Joshua Henkin is the author of the novels Swimming Across the Hudson (a Los Angeles Times Notable Book), Matrimony (a New York Times Notable Book) and The World Without You (2012). His stories have been published widely, cited for distinction in Best American Short Stories and broadcast on NPR's Selected Shorts. He directs the MFA Program in Fiction Writing at Brooklyn College.
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Joshua Henkin talks about his third novel,
The World Without You
Q. Why did you set The World Without You in the Berkshires on the Fourth of July, 2005?
A. This will sound counterintuitive, but I thought it was the perfect setting for a novel about a journalist killed in the Iraq War. I was interested in the contrast between war in the Middle East and the cloistered life of the Berkshires. The Frankels are privileged. The kids went to Yale and Princeton and Wesleyan; the family is made up of doctors and lawyers and future Nobel laureates and celebrity chefs. These are people with strong political opinions, but the war in Iraq remained an abstraction to them until it touched them in the most horrific way imaginable. What is it like to experience that horror in the Berkshires, whose very purpose, it can seem, is to eradicate all trace of horror? What is it like to mourn when the rest of the town - the rest of the country - is celebrating?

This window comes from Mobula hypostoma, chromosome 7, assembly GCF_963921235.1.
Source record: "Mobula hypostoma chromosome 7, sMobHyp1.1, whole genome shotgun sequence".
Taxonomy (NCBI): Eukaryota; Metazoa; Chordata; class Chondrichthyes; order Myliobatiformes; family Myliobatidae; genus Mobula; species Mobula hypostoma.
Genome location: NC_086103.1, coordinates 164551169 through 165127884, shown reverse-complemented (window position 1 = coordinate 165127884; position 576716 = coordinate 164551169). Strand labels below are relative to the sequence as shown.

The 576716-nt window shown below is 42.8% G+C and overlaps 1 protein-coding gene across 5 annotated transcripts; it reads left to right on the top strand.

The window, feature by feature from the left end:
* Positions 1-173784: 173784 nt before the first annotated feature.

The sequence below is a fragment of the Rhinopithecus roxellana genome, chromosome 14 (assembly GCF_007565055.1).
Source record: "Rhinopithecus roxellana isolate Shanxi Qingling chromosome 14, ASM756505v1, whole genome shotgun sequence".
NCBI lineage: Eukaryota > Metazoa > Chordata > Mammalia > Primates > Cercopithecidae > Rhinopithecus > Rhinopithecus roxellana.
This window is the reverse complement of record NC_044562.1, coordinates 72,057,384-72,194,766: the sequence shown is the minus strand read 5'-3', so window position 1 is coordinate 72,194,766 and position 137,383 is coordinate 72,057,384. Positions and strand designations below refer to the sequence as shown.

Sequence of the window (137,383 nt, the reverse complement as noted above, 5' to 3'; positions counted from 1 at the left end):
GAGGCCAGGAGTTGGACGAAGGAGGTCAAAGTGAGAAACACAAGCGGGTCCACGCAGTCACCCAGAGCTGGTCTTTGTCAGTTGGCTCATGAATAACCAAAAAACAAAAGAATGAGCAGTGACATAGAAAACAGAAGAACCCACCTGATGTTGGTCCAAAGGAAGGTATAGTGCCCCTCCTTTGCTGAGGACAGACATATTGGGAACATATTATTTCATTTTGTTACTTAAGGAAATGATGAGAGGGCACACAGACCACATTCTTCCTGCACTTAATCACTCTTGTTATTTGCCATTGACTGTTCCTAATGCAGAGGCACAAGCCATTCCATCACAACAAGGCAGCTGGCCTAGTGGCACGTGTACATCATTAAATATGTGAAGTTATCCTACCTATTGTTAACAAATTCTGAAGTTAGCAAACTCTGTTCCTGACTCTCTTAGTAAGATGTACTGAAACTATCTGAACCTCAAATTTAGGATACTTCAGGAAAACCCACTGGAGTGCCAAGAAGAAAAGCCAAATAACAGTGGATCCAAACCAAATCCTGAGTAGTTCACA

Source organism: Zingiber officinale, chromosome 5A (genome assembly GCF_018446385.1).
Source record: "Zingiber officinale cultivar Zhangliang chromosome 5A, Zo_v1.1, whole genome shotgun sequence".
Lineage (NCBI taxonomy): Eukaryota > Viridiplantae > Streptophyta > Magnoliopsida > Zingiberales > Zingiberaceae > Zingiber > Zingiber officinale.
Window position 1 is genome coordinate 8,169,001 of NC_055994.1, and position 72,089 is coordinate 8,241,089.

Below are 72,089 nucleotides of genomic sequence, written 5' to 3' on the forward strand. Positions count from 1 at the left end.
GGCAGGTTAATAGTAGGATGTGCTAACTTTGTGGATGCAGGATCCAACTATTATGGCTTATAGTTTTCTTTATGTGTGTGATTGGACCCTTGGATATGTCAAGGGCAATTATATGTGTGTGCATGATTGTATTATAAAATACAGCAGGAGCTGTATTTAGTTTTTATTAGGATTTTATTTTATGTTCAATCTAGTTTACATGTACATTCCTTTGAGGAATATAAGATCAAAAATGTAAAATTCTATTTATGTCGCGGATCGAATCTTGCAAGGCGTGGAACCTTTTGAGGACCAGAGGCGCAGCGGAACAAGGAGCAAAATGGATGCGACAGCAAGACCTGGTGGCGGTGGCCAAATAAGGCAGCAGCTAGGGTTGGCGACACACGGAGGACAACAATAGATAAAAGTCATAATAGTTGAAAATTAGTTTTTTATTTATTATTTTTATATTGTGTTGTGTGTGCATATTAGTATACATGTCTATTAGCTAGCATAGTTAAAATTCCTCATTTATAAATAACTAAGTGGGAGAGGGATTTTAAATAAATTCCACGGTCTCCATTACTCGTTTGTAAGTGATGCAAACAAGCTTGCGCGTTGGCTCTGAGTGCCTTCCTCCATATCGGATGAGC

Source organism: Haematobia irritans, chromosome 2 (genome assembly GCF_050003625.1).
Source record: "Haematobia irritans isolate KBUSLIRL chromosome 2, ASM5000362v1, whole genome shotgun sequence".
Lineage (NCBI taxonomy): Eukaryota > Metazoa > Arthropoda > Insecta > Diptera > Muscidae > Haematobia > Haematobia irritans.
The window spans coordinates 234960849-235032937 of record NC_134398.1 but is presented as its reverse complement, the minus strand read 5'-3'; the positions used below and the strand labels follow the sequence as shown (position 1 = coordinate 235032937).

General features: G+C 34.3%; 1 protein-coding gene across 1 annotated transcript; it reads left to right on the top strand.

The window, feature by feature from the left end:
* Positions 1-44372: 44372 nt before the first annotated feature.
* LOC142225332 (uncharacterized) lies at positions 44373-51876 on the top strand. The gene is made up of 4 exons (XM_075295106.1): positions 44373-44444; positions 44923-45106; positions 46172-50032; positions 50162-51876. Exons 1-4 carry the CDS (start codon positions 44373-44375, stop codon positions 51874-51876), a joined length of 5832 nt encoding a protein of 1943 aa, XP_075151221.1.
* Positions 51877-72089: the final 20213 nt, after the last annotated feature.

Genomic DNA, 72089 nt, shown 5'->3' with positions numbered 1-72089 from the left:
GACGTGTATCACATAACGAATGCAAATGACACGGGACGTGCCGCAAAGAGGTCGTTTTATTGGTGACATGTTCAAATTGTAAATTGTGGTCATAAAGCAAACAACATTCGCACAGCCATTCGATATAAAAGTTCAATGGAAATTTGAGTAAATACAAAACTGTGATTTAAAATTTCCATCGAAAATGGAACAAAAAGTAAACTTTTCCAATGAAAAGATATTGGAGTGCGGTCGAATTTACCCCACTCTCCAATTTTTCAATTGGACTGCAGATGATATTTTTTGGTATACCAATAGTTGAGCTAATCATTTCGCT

Q: Was there a particular event or idea that inspired The World Without You?
A: I had a first cousin who died of Hodgkin's disease when he was in his late twenties. I family reunion thirty years later, my aunt, updating everyone on what was happening in her life, said, "I have two sons...
Blood at the Root
"A gripping, timely, and important examination of American racism."
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